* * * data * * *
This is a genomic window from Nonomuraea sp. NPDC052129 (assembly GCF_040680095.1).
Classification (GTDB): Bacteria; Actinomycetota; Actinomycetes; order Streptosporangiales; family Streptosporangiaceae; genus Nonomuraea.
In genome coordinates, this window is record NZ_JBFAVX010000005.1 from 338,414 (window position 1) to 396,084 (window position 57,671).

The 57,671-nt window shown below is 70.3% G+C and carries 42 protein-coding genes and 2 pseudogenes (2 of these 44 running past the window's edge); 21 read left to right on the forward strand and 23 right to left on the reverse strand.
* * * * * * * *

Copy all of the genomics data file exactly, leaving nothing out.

This is a genomic window from Nonomuraea sp. NPDC052129 (assembly GCF_040680095.1).
Classification (GTDB): Bacteria; Actinomycetota; Actinomycetes; order Streptosporangiales; family Streptosporangiaceae; genus Nonomuraea.
In genome coordinates, this window is record NZ_JBFAVX010000005.1 from 338,414 (window position 1) to 396,084 (window position 57,671).

The 57,671-nt window shown below is 70.3% G+C and carries 42 protein-coding genes and 2 pseudogenes (2 of these 44 running past the window's edge); 21 read left to right on the forward strand and 23 right to left on the reverse strand.